Phases of Seizures

The phases of a seizure are: aura, ictus, and postictal.


Vincent Buchinsky, “Illusion” presented at 1 in 26 The Art of Epilepsy exhibition in Boston, MA. With this work, Vincent explores how he experiences auras.

A sense of physical or emotional warning before a seizure that may affect a person with epilepsy. Here are a few common emotional and physical ways people experience auras:


  • Vision loss or blurring
  • Dark spots
  • Flickering lights or hallucinations
  • Ringing or buzzing sounds
  • Strange, offensive smells
  • Bitter, acidic taste
  • Nausea/stomachache
  • Numbness
  • Tingling
  • Dizziness
  • Headaches
  • Strong feelings of joy, sadness, fear, or anger


Linda Sudlesky, presented at 1 in 26 The Art of Epilepsy exhibition in Boston, MA. Linda’s statement through her art is that having epilepsy can be like being the passenger of a car speeding through a tunnel.

Another term for seizure. The two broad categories of seizures are generalized and focusedThe ictal phase manifests in unique ways for everyone with epilepsy. They may experience:


  • Confused, spacey looks
  • Out of body sensation
  • Repeated blinking eyes
  • Unable to move
  • Unable to speak/make garbled noises
  • Loss of bodily functions
  • Pale/flushed skin
  • Continuation of motions before seizure started
  • Memory lapses
  • Daydreaming
  • Distracted
  • Loss of hearing
  • Strange sounds
  • Loss of vision
  • Blurry, flashing vision
  • Chewing or lip-smacking
  • Dressing/undressing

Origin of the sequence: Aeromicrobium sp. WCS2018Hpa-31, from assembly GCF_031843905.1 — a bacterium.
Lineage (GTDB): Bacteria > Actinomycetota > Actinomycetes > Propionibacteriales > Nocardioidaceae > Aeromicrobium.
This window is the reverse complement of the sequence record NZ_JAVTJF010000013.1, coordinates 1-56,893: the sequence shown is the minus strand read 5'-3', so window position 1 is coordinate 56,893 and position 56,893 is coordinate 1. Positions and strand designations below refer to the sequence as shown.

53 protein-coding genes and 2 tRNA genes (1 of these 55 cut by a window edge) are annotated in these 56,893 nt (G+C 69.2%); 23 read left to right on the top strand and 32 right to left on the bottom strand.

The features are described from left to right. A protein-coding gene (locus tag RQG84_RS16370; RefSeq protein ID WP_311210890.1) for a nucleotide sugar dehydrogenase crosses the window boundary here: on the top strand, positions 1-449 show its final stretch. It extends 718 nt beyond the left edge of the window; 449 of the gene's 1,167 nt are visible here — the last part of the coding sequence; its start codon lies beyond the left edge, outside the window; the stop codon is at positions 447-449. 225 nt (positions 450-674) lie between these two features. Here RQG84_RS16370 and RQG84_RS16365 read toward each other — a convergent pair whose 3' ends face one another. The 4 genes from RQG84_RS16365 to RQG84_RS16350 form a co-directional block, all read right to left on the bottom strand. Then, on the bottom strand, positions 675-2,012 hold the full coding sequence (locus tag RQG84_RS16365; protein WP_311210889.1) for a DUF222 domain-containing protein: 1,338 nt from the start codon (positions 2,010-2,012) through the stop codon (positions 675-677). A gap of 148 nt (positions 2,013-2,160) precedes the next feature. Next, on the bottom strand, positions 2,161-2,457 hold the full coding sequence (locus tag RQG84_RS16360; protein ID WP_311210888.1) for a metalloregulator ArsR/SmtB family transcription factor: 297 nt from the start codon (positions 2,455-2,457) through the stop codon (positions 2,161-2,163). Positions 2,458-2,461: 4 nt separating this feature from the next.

• Blackouts
  • Unconscious
  • Deja vu
  • Jamais vu
  • Tingling
  • Tremors
  • Twitching
  • Jerking movements
  • Detached
  • Numbness
  • Drooling
  • Electric shock
  • Walking/running
  • Dilated pupils
  • Difficulty breathing
  • heart racing
  • Slump or fall
  • Sweating


Nathan Plung 1 in 26

Nathan Plung, “Winston Churchill” presented at 1 in 26 The Art of Epilepsy exhibition in Boston. Nathan says that his fibercraft acts as a sort of meditation for him.

During the recovery period following a seizure, people still experience after-effects. In the postictal phase, a person with epilepsy may experience:


  • Drowsiness
  • Confusion
  • Sleepiness
  • Hypertension
  • Memory loss
  • Frightened
  • Embarrassed
  • Frustrated
  • Nausea
  • Difficulty talking or writing
  • Head/Bodily injuries from fall such as broken bones, bruising, or cuts
  • Headaches/migraines
  • Thirsty
  • Body weakness
  • Loss of control of bladder or bowels/other bathroom issues

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